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Independent Student Newspaper Since 1969

The Badger Herald

Independent Student Newspaper Since 1969

The Badger Herald


Diversity needed to further conservation field

Conservation must include more diverse voices from people of color to truly enact change
Celia Hiorns

Efforts need to be made to further include communities of color in conservation and wildlife programs, a primarily white field. As of 2020, 40 of the most prominent environmental organizations associated with the green movement were found to still be majority white, despite making some improvements in the last few years, according to Green 2.0’s NGO and Foundation Transparency Report Card.

The conservation field has a deeply rooted history of racism and oppression. People of color are excluded from environmental policymaking, particularly Indigenous communities. Governmental or “mainstream” conservation efforts often replace Indigenous cultural conservation efforts and the land that is stolen from those communities is usually built upon, disrupting ecosystems with industrialization.

With this long history of exclusion in the conservation field, some environmental organizations are trying to enact change. The Natural Resources Foundation of Wisconsin has a paid internship program open to students of color where they are placed in a conservation group for the summer. The Diversity in Conservation Internship is open to any and all students of color, with no previous experience required. For 10 weeks of work in their conservation group, the interns receive a $6,000 stipend.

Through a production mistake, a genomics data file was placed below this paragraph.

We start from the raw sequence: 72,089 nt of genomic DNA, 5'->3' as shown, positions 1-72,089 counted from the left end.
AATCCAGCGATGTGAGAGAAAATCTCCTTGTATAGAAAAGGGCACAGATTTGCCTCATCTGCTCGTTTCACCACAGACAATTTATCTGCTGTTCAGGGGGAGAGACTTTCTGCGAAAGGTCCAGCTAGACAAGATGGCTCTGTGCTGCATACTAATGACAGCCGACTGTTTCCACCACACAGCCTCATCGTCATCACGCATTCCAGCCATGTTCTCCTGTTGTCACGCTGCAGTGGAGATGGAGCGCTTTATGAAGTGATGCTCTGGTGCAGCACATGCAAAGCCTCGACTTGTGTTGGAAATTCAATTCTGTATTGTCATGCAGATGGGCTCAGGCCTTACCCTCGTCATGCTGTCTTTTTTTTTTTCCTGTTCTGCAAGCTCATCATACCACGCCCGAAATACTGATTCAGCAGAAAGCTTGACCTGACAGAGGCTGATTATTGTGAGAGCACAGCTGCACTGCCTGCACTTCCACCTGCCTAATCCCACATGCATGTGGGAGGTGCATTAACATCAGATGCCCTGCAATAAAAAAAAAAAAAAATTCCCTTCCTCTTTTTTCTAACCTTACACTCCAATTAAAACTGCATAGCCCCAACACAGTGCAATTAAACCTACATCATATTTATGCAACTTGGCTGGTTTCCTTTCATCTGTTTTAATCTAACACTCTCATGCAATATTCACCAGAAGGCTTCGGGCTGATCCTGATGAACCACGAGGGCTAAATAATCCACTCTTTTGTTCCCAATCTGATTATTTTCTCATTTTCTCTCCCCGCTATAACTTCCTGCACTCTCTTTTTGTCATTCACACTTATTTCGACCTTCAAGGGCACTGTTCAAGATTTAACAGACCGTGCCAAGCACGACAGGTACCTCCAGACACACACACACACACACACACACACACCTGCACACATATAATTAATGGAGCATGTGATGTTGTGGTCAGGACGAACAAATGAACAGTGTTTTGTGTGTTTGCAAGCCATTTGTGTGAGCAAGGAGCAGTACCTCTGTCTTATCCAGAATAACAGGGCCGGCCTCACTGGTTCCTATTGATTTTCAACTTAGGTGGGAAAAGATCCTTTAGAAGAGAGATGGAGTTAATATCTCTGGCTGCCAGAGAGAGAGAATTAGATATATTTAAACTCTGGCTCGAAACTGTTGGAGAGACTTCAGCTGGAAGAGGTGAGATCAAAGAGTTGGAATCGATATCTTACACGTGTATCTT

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The program also includes resources for students including career advice, networking and mock interviews. For many students of color, this internship is a great gateway into the conservation field.

Programs like the Natural Resources Foundation of Wisconsin exist in other states and nationally as well, often expanding upon recruiting underrepresented groups.

For example, Oregon’s Northwest Youth Corps has a program to recruit LGBTQ+ students to their Rainbow Crews. The nationwide Conservation Legacy organization also has a program recruiting students from underrepresented groups into conservation organizations from the Appalachian region to the Southwest.

It is incredibly important that people of color be more involved in conservation efforts, not only because the field is and has been primarily white, but also because according to a study from Children’s Minnesota, climate change and pollution disproportionately affect communities of color.

This phenomenon is called environmental racism, in which Black, Indigenous and people of color face increased exposure to pollution like air pollution or lead poisoning, causing health problems. Environmental racism goes far beyond pollution. People of color have less access to green spaces in urban areas, are exposed to hotter climates and can even be more susceptible to flooding.